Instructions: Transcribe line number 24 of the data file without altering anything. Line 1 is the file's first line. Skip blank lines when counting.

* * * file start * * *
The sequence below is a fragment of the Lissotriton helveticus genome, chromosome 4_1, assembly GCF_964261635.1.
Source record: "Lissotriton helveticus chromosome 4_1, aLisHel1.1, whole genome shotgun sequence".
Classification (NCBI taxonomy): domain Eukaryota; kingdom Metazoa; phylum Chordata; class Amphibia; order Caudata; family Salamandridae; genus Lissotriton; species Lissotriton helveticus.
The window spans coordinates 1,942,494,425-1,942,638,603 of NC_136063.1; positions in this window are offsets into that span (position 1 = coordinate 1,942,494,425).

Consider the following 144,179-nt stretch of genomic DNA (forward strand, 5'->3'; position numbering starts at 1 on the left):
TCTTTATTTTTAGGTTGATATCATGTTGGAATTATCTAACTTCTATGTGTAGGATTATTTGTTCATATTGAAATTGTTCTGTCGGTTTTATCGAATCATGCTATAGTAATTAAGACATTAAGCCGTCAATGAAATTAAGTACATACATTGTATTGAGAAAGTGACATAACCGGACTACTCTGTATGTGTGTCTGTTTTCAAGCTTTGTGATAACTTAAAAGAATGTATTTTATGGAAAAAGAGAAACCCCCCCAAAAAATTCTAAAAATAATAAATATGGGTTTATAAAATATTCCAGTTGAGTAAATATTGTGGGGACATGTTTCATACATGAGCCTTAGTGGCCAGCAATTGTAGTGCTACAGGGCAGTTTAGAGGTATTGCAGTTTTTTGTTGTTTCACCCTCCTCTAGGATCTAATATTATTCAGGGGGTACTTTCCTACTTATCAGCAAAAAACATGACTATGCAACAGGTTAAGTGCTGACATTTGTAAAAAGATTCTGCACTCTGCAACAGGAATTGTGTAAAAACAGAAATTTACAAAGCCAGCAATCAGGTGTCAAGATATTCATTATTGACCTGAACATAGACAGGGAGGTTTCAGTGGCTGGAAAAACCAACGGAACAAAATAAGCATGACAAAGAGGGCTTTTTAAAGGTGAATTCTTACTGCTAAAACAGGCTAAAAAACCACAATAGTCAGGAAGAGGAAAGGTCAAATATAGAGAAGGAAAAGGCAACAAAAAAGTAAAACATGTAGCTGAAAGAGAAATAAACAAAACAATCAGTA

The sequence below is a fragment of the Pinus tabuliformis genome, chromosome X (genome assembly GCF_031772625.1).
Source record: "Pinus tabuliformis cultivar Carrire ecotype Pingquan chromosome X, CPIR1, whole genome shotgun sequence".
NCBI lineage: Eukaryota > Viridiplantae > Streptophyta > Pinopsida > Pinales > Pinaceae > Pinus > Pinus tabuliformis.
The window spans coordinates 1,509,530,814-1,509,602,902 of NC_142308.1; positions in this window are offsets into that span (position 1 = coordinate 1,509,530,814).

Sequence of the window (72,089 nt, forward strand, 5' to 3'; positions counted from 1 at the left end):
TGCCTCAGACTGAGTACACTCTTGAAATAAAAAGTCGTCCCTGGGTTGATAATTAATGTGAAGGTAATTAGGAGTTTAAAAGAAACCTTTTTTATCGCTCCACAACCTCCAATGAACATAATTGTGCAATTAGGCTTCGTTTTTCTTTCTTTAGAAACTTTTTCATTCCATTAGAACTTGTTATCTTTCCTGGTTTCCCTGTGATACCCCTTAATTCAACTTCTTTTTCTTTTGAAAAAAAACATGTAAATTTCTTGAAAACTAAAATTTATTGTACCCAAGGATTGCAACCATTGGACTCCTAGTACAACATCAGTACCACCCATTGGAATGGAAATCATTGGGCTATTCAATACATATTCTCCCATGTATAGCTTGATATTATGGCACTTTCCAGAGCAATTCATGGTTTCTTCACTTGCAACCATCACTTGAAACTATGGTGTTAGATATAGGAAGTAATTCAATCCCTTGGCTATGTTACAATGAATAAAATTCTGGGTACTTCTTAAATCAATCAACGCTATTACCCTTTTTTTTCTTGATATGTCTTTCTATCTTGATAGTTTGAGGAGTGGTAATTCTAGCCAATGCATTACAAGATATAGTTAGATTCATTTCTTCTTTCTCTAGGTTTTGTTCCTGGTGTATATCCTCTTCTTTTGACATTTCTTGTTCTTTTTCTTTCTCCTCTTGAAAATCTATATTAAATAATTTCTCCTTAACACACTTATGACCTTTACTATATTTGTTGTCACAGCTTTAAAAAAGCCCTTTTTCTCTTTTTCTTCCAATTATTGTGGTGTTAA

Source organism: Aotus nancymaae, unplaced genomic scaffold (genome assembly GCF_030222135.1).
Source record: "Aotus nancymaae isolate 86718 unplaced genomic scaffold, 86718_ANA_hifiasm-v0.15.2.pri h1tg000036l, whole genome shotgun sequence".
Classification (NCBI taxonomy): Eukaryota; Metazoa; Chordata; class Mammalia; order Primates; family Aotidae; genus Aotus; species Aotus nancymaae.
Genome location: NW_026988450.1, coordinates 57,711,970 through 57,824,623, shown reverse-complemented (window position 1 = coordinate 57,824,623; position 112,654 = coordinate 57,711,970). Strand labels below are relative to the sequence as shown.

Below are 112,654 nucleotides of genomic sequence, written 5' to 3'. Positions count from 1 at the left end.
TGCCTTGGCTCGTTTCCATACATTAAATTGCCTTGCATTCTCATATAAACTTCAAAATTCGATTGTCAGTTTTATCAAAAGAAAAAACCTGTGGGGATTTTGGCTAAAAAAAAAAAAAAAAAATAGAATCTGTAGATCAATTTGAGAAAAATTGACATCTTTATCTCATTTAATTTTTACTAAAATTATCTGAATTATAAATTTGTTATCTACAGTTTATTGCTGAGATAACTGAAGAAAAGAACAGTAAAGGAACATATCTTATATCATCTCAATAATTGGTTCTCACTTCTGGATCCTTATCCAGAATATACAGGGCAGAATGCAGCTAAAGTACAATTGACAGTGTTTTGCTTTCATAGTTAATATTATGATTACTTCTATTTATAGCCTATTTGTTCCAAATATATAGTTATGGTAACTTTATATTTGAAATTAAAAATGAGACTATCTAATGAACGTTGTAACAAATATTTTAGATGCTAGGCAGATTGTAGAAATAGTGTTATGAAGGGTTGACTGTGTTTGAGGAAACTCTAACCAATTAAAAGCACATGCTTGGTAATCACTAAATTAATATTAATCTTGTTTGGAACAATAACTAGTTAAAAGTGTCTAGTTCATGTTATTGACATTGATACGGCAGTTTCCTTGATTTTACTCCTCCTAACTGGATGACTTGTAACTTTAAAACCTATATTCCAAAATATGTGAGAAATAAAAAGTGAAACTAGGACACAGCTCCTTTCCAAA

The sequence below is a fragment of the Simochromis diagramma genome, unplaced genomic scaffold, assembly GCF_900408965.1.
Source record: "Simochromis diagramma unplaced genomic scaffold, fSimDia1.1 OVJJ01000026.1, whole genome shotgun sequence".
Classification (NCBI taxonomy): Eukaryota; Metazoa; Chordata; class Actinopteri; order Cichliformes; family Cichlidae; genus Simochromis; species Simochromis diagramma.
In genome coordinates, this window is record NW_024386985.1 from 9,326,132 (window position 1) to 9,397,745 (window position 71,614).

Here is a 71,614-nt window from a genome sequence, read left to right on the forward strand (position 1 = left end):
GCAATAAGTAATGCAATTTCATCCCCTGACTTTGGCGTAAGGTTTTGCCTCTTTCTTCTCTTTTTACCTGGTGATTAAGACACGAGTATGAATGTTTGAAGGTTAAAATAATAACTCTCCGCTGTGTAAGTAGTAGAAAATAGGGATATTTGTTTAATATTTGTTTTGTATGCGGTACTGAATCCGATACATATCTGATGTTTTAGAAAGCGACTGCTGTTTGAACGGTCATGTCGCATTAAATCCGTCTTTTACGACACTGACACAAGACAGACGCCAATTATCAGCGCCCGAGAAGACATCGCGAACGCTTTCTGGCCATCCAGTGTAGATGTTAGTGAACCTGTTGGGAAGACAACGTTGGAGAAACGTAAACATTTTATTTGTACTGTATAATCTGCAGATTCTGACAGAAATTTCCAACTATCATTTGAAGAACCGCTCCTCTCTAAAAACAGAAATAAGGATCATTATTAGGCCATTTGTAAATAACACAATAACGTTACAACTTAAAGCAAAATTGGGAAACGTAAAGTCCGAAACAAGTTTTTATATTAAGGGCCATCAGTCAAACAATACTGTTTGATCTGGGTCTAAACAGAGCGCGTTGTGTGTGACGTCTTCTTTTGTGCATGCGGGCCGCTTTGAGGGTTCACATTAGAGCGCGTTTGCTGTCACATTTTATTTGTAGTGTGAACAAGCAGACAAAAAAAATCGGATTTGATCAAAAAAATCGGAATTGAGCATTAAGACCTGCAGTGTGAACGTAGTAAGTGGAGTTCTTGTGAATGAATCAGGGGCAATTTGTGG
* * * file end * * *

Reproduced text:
GCAATAAGTAATGCAATTTCATCCCCTGACTTTGGCGTAAGGTTTTGCCTCTTTCTTCTCTTTTTACCTGGTGATTAAGACACGAGTATGAATGTTTGAAGGTTAAAATAATAACTCTCCGCTGTGTAAGTAGTAGAAAATAGGGATATTTGTTTAATATTTGTTTTGTATGCGGTACTGAATCCGATACATATCTGATGTTTTAGAAAGCGACTGCTGTTTGAACGGTCATGTCGCATTAAATCCGTCTTTTACGACACTGACACAAGACAGACGCCAATTATCAGCGCCCGAGAAGACATCGCGAACGCTTTCTGGCCATCCAGTGTAGATGTTAGTGAACCTGTTGGGAAGACAACGTTGGAGAAACGTAAACATTTTATTTGTACTGTATAATCTGCAGATTCTGACAGAAATTTCCAACTATCATTTGAAGAACCGCTCCTCTCTAAAAACAGAAATAAGGATCATTATTAGGCCATTTGTAAATAACACAATAACGTTACAACTTAAAGCAAAATTGGGAAACGTAAAGTCCGAAACAAGTTTTTATATTAAGGGCCATCAGTCAAACAATACTGTTTGATCTGGGTCTAAACAGAGCGCGTTGTGTGTGACGTCTTCTTTTGTGCATGCGGGCCGCTTTGAGGGTTCACATTAGAGCGCGTTTGCTGTCACATTTTATTTGTAGTGTGAACAAGCAGACAAAAAAAATCGGATTTGATCAAAAAAATCGGAATTGAGCATTAAGACCTGCAGTGTGAACGTAGTAAGTGGAGTTCTTGTGAATGAATCAGGGGCAATTTGTGG